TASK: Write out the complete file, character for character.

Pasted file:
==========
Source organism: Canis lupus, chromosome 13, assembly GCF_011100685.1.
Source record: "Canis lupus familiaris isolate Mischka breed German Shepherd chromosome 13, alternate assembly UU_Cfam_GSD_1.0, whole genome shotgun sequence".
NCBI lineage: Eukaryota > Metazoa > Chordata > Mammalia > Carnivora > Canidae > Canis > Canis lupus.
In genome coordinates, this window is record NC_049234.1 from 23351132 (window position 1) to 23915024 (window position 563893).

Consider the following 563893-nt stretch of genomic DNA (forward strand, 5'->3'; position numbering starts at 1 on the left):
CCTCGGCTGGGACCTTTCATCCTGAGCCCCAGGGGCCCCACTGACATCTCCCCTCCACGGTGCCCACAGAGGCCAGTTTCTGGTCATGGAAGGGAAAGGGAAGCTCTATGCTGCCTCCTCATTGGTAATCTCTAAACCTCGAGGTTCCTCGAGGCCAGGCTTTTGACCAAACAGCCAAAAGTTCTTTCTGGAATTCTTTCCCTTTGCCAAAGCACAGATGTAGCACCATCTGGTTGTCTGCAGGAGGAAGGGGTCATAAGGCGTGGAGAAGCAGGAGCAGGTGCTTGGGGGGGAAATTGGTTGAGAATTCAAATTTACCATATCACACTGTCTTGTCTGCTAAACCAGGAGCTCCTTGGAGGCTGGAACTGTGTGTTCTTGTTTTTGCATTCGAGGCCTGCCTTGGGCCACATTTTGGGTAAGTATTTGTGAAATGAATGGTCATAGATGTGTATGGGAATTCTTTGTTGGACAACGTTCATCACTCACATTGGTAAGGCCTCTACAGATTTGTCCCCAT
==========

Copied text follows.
Source organism: Canis lupus, chromosome 13, assembly GCF_011100685.1.
Source record: "Canis lupus familiaris isolate Mischka breed German Shepherd chromosome 13, alternate assembly UU_Cfam_GSD_1.0, whole genome shotgun sequence".
NCBI lineage: Eukaryota > Metazoa > Chordata > Mammalia > Carnivora > Canidae > Canis > Canis lupus.
In genome coordinates, this window is record NC_049234.1 from 23351132 (window position 1) to 23915024 (window position 563893).

Consider the following 563893-nt stretch of genomic DNA (forward strand, 5'->3'; position numbering starts at 1 on the left):
CCTCGGCTGGGACCTTTCATCCTGAGCCCCAGGGGCCCCACTGACATCTCCCCTCCACGGTGCCCACAGAGGCCAGTTTCTGGTCATGGAAGGGAAAGGGAAGCTCTATGCTGCCTCCTCATTGGTAATCTCTAAACCTCGAGGTTCCTCGAGGCCAGGCTTTTGACCAAACAGCCAAAAGTTCTTTCTGGAATTCTTTCCCTTTGCCAAAGCACAGATGTAGCACCATCTGGTTGTCTGCAGGAGGAAGGGGTCATAAGGCGTGGAGAAGCAGGAGCAGGTGCTTGGGGGGGAAATTGGTTGAGAATTCAAATTTACCATATCACACTGTCTTGTCTGCTAAACCAGGAGCTCCTTGGAGGCTGGAACTGTGTGTTCTTGTTTTTGCATTCGAGGCCTGCCTTGGGCCACATTTTGGGTAAGTATTTGTGAAATGAATGGTCATAGATGTGTATGGGAATTCTTTGTTGGACAACGTTCATCACTCACATTGGTAAGGCCTCTACAGATTTGTCCCCAT